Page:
thick and hearty lamb ragu

thick and hearty lamb ragu

Who in their right mind makes a long-simmering lamb ragu in July? Well, view I guess that would be me. Me who lives in a city with just two seasons – Spring (Warm) and Summer (Boiling Hot). Me who makes cold noodle salad in January and lamb ragu in July. Maybe you can bookmark this for Fall?

A good ragu is made from simple ingredients you probably already have in your fridge and pantry. Because the ingredients are so simple, web it’s key that they’re good quality. Good olive oil, visit web produce, garlic, tomatoes and meat. Throw it all in a pot and let it simmer slowly for a couple of hours until the meat falls apart and everything melds together into something deliciously comforting. A ragu is the perfect Sunday supper.

I made this for my easy, no-machine orecchiete but it’s perfect over any kind of hearty pasta or grain. And it’s even better when followed immediately by a nap.

On that note, recipes will be scarce for a bit because I’ll be exploring the Pacific Northwest with Tom. (I’ve even made a spreadsheet of all the restaurants we want to hit up.) So, I’ll post a sweet treat next week, but I won’t be as post-y as usual.

Lamb Ragu

2 tbsp. olive oil
1 lb. pieces of lamb (I used boneless shoulder chops)
1 small yellow onion, finely diced
2 carrots, finely diced
3 cloves garlic, minced
3/4 cup red wine
28 oz. can whole, peeled tomatoes (preferably San Marzano tomatoes)
coarse salt
1/2 – 1 tsp. crushed red pepper flakes

Heat a large, heavy-bottomed pot over medium. Once it’s hot add the olive oil. Season the lamb with salt and sear it in the olive oil, allowing for about 5 minutes per side. You want a nice, brown char on the meat.

Remove the lamb and add the onions and carrots. Sautee for 3 – 5 minutes, or until the onions just begin to get translucent. Add the meat back in and cover with remaining ingredients. Once the liquid comes to a boil, reduce it to low and let simmer for about an hour.

After the hour (or 2 – whatever works for you) passes, remove the lamb to a plate. Using 2 forks, pull the meat apart to a shred (like pulled pork). Once all of the lamb is shredded, add it back to the pot and simmer for at least another 30 minutes.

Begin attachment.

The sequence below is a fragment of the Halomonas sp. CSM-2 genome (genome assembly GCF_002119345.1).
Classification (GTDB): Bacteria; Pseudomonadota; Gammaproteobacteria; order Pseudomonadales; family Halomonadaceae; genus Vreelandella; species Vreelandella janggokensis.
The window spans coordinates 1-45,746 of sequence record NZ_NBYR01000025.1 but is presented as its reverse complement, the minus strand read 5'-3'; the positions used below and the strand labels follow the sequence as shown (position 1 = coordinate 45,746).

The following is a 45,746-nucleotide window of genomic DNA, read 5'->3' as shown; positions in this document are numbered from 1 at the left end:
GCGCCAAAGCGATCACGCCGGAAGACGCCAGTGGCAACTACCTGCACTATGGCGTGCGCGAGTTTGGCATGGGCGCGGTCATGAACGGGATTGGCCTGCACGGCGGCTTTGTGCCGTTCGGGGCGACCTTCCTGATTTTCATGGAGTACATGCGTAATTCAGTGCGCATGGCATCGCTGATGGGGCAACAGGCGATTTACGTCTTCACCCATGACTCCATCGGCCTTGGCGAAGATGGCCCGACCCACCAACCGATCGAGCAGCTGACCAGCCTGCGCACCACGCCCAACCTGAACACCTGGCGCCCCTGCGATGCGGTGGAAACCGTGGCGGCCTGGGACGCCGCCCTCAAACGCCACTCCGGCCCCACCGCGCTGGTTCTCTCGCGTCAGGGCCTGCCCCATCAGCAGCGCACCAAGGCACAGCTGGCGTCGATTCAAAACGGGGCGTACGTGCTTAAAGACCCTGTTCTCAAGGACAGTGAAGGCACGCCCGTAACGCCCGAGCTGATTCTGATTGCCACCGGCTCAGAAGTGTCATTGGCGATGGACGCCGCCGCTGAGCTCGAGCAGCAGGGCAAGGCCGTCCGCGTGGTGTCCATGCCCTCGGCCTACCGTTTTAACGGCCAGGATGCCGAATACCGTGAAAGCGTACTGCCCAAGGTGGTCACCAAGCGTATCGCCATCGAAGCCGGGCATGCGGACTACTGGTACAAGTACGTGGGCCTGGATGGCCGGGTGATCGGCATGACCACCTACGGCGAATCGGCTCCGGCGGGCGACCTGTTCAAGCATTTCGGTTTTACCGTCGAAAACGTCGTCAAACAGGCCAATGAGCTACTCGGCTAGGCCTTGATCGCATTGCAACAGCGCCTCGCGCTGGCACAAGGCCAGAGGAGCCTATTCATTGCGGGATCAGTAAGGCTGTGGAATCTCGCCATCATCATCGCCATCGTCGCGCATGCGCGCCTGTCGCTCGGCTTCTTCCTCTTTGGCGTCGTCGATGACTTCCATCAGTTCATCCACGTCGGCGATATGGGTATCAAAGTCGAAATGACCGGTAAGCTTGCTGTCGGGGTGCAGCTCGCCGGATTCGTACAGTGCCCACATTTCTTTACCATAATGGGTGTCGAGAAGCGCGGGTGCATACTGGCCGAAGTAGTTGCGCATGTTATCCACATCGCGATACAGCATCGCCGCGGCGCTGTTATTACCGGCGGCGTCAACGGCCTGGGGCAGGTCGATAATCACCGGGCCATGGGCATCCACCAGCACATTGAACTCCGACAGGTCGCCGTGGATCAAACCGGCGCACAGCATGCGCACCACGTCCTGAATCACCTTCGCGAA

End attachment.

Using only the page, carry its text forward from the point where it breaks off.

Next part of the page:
Ladle over pasta and sprinkle with freshly ground Parmesan cheese.

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  1. Hey Melissa,
    Mind reporting on the NW restaurants you hit? I’m a Portlander and I’m curious to discover what non-P-towners think of our scene!

  2. VCK – Of course! Any recommendations?

  3. This is making me hungry. I’ve been bookmarking pretty much all of your recipes!

  4. Lamb ragu in the summer? Sure, why not? It’s going to be good right now because we’ve had three straight days of rain.

  5. lekkecraft – thanks! I’m honored :)

    js – I’ll be in Vancouver next weekend and am looking forward to the cool weather!

  6. I’d love to see the list of restaurants and foodshops too – heading to Portland and Seattle at the end of the month and I’m starting to try and compile my own list….

  7. I love lamb, I don’t care what season it it. This looks delicious, consider it book marked!

  8. That looks really tasty!

  9. hey! haha, what an awesome name for a blog! I grew up in Miami and miss it sooo badly. Now I’m in DC and have no beach to escape to :(
    I could totally see myself blasting the ac and digging into a hearty bowl of lamb ragu though

  10. I could do with something good and simple like this right now, just to straighten my head a bit.

    Looks fantastic.

  11. Mel – Love your blog – getting ready to post on a version of your grilled corn salad I made yesterday!

    Also love the ragu but have two questions: do you think this recipe would work in a crock pot (so as not to heat up a summer kitchen in another boiling hot place) and would pork work in place of lamb (just because that is what I have on hand)…

    Thank you! /td

  12. TD – glad you liked the corn salad :)

    A crockpot would be perfect here. You can also sub pork, beef or veal for the lamb and it’ll be equally tasty!

  13. Hi there. I came your way through Practical Gourmet & love your site. Ya know, I never care what time of year it is. I hear people say they don’t use their oven or stove in the summer but it just never dawned on me to care about that. And I live in FL!!! Really love your photos and unique recipes!!!

  14. i made this last night and it was very good, a bit sweeter than i expected, but the sweetness was balanced by the parmesan. the meat i got was a little on the lean side after i got done boning and trimming so i would add more next time, and i threw in a little tomato paste to thicken it up, which worked nicely. i served it over a whole wheat pasta (i tried the orichettes and it didnt work out) and found my major problem with this dish was conceptual. i have had many meat sauces over pasta, chicken, beef, seafood, but realized i have never had a pork or lamb sauce and i had some trouble wrapping my brain around it. this is my deficiency, not the recipes. i think next time i do this dish i might go with tasted garlic bruchetta. overall this was delicious, i love your blog, and i am going for that pork with prunes next.

  15. Pingback: Pressure Cooker Pork Ragu | bitchincamero

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